So now I dance with my double oven.

Tango Shoes Acquired!

My excuse of bad dancing due to inappropriate footwear will now be a thing of the past. Now my clumsiness is all me. Hopefully, though, these superior fitting shoes will help my balance and stability a bit - and they should help me be able to keep dancing longer than trying to keep up the pace in my regular 3" heels. They're not fancy in the least, but they feel amazing, and that's what really counts.

Wow, just WOW. Sight impaired students learn to tango beautifully!

This is so beautiful that all I could do was stare. We all know how hard it is at first especially to learn tango. Imagine being blind and keeping track of your partner, the other dancers and the audience by sound and feel alone. This is a bit dated (10/2/08) and I found it on the wonderful Hybrid Tango Blog in Atlanta, GA

It takes energy to dance this badly . . .

I had the best partners last night at tango class - gentle, helpful, patient . . . Amongst them they probably led 12 crosses... I "got" 3 of them. Of the ochos - I did "catch" most of the back ochos - and almost none of the forward ochos. My axis was wobbly. I kept forgetting to keep my knees bent. I also kept watching my leads' feet. To be fair, one of them was wearing shiny bronze shoes. I can't be responsible for staring at shiny things - it's genetic. Impssible to resist.


Sometimes I think, my God this is the greatest thing ever - I could do this for hours and hours. Other times I think, how can I suck so badly at something I like so much?


I'm not sure if my Note from the Universe is helpful or not...

Sometimes when you're ready for a change, Mari, and you kind of know it
but won't admit it, when it comes, not only are you surprised, but it hurts.

Yeah, I know that doesn't help much, unless you remember the "ready" part.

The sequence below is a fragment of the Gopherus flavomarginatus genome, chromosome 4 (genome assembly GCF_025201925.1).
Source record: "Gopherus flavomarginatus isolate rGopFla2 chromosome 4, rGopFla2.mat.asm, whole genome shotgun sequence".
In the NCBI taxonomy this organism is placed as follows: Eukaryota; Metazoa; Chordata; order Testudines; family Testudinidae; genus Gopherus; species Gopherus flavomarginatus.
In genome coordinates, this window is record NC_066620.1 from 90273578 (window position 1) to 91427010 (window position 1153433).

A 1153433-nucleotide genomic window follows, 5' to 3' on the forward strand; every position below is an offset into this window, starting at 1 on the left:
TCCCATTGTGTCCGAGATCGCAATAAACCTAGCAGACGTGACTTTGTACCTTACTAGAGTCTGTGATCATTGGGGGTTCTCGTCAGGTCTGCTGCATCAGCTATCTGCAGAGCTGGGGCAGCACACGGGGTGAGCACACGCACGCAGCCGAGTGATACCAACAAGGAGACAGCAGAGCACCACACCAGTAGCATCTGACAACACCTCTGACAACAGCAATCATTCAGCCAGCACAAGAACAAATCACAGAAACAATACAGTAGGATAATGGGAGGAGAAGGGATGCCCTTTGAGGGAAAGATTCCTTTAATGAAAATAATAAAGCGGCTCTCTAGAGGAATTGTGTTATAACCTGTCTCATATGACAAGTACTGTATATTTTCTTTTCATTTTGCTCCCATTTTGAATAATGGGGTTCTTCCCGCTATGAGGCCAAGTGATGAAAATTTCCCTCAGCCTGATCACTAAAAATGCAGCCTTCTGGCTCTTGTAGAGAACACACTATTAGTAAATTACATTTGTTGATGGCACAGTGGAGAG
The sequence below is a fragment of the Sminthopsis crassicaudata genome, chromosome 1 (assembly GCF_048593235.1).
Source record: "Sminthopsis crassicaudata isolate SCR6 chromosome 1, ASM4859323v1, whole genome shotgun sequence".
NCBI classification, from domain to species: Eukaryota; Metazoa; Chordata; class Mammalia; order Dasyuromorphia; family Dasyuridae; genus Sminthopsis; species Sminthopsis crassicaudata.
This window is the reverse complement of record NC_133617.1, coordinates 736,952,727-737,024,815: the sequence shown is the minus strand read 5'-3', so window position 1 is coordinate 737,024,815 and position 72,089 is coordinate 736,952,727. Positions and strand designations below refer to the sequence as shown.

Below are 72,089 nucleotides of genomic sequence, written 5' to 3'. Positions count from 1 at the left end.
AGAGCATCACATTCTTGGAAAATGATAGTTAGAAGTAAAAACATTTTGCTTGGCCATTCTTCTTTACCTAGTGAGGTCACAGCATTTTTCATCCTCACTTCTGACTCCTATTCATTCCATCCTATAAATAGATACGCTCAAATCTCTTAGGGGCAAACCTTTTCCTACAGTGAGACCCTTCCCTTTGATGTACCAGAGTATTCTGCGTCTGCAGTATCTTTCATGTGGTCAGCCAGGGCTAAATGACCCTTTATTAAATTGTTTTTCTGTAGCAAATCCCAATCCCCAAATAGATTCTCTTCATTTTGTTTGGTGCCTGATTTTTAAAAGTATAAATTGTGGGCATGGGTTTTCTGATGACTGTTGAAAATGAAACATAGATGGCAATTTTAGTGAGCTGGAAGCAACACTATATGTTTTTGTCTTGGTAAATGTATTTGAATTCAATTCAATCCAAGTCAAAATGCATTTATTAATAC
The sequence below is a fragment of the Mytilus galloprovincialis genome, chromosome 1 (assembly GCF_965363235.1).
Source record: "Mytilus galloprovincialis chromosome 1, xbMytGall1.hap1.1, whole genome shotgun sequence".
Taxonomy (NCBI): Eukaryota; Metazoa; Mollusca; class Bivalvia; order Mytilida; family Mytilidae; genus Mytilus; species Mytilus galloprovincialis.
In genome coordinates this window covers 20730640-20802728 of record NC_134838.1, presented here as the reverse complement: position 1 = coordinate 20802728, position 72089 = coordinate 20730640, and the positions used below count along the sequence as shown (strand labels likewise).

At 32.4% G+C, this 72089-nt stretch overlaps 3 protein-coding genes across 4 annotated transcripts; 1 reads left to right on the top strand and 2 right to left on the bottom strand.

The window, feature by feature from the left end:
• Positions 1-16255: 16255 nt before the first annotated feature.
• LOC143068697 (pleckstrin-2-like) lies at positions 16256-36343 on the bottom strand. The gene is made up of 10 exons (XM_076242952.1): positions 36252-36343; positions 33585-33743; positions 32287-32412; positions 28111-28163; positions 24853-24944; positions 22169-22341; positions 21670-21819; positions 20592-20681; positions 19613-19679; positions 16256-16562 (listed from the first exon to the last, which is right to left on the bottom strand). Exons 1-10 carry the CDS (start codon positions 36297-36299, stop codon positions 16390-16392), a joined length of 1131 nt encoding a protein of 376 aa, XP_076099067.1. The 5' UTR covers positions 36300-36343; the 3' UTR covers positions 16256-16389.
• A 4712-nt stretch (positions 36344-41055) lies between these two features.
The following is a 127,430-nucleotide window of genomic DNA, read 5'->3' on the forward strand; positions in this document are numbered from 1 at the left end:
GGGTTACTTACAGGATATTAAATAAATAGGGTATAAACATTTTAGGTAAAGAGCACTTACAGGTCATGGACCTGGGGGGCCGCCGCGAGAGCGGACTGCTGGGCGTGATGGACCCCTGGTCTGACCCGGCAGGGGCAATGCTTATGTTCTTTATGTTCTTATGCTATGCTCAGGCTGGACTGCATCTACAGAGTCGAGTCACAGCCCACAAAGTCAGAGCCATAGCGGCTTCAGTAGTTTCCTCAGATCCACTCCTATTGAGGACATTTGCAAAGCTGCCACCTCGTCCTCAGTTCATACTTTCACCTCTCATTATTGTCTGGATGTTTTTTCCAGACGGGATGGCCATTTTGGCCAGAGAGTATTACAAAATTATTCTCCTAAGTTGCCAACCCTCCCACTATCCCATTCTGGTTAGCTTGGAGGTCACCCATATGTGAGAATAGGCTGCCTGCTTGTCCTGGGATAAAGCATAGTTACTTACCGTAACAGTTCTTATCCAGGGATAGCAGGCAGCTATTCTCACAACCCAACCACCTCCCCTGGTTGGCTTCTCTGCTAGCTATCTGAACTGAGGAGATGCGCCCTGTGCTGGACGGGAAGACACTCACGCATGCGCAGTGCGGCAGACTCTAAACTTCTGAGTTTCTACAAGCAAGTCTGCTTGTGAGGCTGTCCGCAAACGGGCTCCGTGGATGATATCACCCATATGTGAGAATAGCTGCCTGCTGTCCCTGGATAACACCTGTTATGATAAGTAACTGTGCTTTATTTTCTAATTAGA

Because there is simply no change that might ever transpire in time and space
that happens before you're fully able to use it for your own growth and glory.

Love watching you create,
The Universe


Next milonga in T minus 62 hours.

Sit down at the table and write - Confianzas, Gotan Project

Confianzas, Gotan Project
translation by Jose

I wasn't going to post anymore music today - and I certainly meant to ease off of Gotan Project. But I love this, and it's been sitting in my favorites for ages (with so many others, unfortunately) waiting for a blog post.

Sit down at the table and write
"With this poem you won't take the power", it says
"With these verses you won't do any revolution", it says
"Nor with thousands of verses you won't do any revolution", it says
And furthermore
These verses won't be worth for workers
Teachers and lumberjacks to live better
Eat it or he himself will eat it, live better
Nor to date a woman it won't be worth
You won't earn money with them
You won't go to the movies for free with them
They won't give you clothes for them
You won't get tobacco or wine for them
Nor parrots, nor scarves, nor boats
Nor bulls, nor umbrellas you won't get for them
If it were for them, rain would soak you up
You won't reach the forgiveness or grace for them